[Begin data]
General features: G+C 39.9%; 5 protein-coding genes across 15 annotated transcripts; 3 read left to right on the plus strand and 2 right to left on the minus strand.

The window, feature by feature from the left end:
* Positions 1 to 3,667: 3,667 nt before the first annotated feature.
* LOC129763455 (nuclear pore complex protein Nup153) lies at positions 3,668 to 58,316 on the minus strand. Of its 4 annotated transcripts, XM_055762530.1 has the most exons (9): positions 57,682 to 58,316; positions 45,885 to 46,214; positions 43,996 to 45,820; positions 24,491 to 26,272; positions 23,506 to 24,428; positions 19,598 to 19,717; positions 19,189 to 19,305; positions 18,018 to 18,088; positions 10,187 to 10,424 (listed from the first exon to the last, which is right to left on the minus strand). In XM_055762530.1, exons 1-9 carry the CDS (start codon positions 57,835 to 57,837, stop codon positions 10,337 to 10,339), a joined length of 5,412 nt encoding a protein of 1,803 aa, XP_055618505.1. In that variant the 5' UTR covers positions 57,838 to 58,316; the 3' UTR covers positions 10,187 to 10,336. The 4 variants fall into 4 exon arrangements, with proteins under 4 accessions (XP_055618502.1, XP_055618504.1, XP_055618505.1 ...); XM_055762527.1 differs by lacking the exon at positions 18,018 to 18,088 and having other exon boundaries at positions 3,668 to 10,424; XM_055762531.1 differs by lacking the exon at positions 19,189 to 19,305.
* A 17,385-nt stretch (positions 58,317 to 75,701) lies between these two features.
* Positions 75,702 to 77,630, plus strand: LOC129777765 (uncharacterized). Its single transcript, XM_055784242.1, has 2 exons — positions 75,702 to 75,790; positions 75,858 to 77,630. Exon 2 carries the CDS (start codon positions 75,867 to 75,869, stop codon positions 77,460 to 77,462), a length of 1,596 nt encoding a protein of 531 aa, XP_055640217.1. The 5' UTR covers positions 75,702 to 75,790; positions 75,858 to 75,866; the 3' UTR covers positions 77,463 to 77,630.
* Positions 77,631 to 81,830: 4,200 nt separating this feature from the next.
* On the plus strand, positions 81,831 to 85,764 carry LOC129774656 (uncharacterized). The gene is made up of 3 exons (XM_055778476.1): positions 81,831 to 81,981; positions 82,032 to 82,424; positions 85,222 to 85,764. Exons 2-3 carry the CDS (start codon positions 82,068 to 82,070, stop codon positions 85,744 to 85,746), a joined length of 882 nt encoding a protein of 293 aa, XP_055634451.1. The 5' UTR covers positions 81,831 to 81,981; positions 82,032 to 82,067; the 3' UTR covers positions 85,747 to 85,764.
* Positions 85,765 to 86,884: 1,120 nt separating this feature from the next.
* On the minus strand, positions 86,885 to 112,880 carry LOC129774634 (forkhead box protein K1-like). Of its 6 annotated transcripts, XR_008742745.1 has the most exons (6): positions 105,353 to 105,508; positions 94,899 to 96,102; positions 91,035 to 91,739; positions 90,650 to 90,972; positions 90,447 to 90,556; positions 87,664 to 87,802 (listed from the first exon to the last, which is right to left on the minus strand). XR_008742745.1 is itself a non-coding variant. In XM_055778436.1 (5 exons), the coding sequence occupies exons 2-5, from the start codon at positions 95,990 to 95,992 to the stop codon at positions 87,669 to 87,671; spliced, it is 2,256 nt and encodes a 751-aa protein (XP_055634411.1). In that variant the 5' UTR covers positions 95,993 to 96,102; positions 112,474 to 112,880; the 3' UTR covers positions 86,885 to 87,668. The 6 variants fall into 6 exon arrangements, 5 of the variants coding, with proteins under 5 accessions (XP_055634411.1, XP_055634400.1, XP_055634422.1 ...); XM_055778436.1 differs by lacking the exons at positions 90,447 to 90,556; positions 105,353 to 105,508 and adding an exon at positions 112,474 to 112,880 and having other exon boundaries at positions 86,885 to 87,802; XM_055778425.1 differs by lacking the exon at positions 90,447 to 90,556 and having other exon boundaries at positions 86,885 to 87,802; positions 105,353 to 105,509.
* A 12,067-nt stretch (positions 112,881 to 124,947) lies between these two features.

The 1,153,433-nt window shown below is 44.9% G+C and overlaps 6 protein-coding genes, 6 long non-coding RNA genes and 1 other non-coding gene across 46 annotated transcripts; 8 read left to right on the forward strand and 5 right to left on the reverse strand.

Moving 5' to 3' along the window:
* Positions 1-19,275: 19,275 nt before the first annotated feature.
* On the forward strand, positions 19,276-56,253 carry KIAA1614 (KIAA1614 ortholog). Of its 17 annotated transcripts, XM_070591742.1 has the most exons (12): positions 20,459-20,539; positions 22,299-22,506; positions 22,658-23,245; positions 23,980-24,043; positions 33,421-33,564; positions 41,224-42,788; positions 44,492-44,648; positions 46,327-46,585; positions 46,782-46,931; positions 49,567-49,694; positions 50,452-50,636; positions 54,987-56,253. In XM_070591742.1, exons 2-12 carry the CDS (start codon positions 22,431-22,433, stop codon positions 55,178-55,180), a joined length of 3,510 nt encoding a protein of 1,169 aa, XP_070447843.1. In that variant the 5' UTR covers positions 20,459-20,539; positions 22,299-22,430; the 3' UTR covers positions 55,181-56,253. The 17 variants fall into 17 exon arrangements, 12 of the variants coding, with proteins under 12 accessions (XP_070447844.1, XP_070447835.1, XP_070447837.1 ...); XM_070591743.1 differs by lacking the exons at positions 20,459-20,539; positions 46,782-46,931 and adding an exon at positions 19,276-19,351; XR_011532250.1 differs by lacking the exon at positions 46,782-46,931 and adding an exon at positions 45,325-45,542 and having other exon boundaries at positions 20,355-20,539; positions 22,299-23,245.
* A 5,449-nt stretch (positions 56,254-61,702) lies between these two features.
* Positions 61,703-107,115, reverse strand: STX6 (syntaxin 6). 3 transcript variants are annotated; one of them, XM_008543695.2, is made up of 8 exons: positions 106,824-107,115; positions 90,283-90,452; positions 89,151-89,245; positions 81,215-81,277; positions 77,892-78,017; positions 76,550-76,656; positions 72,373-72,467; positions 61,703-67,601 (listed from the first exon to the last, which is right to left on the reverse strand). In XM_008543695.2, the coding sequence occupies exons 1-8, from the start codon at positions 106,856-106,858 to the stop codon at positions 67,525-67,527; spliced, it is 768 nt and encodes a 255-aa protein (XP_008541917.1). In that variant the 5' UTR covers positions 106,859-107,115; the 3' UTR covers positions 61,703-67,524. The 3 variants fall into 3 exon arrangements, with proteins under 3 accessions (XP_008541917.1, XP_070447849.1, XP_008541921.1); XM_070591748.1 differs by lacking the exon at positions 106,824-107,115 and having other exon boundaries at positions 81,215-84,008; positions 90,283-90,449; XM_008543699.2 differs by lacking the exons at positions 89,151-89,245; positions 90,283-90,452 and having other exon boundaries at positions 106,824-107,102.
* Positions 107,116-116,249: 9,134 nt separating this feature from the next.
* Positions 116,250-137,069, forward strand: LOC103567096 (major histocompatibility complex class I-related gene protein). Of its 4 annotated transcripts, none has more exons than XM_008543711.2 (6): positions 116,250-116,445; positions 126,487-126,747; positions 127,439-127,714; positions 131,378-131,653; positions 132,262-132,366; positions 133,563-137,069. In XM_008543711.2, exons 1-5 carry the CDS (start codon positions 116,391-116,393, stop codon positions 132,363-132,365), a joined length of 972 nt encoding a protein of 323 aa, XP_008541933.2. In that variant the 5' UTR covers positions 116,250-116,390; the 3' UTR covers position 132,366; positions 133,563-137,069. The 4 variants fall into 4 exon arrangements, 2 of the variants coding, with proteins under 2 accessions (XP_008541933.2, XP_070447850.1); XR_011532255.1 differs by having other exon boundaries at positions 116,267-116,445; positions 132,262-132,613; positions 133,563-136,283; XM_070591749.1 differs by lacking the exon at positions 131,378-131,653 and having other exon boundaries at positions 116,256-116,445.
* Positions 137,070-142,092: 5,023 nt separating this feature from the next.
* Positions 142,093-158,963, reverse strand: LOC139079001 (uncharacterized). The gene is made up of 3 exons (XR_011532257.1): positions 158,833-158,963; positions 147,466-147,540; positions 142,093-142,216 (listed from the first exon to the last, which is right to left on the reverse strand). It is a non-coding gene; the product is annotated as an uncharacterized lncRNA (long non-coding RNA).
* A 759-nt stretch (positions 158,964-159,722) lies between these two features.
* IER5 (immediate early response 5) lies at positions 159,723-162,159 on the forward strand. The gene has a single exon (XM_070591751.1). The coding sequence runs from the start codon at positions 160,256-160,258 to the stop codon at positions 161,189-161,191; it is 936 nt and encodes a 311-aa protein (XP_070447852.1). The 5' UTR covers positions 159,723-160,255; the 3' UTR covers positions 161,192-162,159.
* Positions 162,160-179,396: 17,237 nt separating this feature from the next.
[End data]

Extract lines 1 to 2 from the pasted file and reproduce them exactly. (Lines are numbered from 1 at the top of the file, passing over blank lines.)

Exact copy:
General features: G+C 39.9%; 5 protein-coding genes across 15 annotated transcripts; 3 read left to right on the plus strand and 2 right to left on the minus strand.

The window, feature by feature from the left end: